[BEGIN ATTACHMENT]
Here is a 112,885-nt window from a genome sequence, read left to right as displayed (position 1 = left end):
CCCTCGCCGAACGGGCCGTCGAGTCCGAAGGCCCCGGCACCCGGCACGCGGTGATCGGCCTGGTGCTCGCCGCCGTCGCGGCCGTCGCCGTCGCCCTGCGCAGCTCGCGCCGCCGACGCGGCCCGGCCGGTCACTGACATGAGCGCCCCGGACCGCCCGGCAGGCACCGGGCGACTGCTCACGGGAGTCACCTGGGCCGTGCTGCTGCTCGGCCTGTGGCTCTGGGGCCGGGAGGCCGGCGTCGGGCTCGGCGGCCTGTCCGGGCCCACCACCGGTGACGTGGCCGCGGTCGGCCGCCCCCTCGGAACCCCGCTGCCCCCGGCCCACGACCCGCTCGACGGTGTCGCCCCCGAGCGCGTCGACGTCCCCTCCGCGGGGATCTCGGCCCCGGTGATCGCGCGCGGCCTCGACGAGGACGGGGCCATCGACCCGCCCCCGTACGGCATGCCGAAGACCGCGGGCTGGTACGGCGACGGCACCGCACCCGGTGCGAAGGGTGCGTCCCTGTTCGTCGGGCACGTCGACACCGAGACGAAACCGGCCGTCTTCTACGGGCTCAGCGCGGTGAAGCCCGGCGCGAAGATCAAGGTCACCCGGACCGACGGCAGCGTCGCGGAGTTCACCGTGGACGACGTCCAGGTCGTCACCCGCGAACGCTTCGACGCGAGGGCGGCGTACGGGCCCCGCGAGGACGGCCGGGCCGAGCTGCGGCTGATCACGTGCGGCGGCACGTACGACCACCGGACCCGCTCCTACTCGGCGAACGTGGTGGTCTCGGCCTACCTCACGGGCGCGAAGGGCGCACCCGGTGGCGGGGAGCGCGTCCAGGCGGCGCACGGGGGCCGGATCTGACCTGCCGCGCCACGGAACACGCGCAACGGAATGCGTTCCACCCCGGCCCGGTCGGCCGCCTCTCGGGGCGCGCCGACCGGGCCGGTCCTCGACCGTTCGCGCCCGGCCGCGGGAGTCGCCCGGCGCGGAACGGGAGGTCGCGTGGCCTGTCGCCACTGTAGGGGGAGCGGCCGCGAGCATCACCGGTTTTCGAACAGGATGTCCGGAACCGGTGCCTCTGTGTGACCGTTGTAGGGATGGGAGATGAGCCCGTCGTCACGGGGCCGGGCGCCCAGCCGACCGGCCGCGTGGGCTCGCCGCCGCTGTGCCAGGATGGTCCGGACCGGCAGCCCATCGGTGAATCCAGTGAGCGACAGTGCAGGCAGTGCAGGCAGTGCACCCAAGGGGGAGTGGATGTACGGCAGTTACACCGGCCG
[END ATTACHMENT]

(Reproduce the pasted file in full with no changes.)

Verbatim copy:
Here is a 112,885-nt window from a genome sequence, read left to right as displayed (position 1 = left end):
CCCTCGCCGAACGGGCCGTCGAGTCCGAAGGCCCCGGCACCCGGCACGCGGTGATCGGCCTGGTGCTCGCCGCCGTCGCGGCCGTCGCCGTCGCCCTGCGCAGCTCGCGCCGCCGACGCGGCCCGGCCGGTCACTGACATGAGCGCCCCGGACCGCCCGGCAGGCACCGGGCGACTGCTCACGGGAGTCACCTGGGCCGTGCTGCTGCTCGGCCTGTGGCTCTGGGGCCGGGAGGCCGGCGTCGGGCTCGGCGGCCTGTCCGGGCCCACCACCGGTGACGTGGCCGCGGTCGGCCGCCCCCTCGGAACCCCGCTGCCCCCGGCCCACGACCCGCTCGACGGTGTCGCCCCCGAGCGCGTCGACGTCCCCTCCGCGGGGATCTCGGCCCCGGTGATCGCGCGCGGCCTCGACGAGGACGGGGCCATCGACCCGCCCCCGTACGGCATGCCGAAGACCGCGGGCTGGTACGGCGACGGCACCGCACCCGGTGCGAAGGGTGCGTCCCTGTTCGTCGGGCACGTCGACACCGAGACGAAACCGGCCGTCTTCTACGGGCTCAGCGCGGTGAAGCCCGGCGCGAAGATCAAGGTCACCCGGACCGACGGCAGCGTCGCGGAGTTCACCGTGGACGACGTCCAGGTCGTCACCCGCGAACGCTTCGACGCGAGGGCGGCGTACGGGCCCCGCGAGGACGGCCGGGCCGAGCTGCGGCTGATCACGTGCGGCGGCACGTACGACCACCGGACCCGCTCCTACTCGGCGAACGTGGTGGTCTCGGCCTACCTCACGGGCGCGAAGGGCGCACCCGGTGGCGGGGAGCGCGTCCAGGCGGCGCACGGGGGCCGGATCTGACCTGCCGCGCCACGGAACACGCGCAACGGAATGCGTTCCACCCCGGCCCGGTCGGCCGCCTCTCGGGGCGCGCCGACCGGGCCGGTCCTCGACCGTTCGCGCCCGGCCGCGGGAGTCGCCCGGCGCGGAACGGGAGGTCGCGTGGCCTGTCGCCACTGTAGGGGGAGCGGCCGCGAGCATCACCGGTTTTCGAACAGGATGTCCGGAACCGGTGCCTCTGTGTGACCGTTGTAGGGATGGGAGATGAGCCCGTCGTCACGGGGCCGGGCGCCCAGCCGACCGGCCGCGTGGGCTCGCCGCCGCTGTGCCAGGATGGTCCGGACCGGCAGCCCATCGGTGAATCCAGTGAGCGACAGTGCAGGCAGTGCAGGCAGTGCACCCAAGGGGGAGTGGATGTACGGCAGTTACACCGGCCG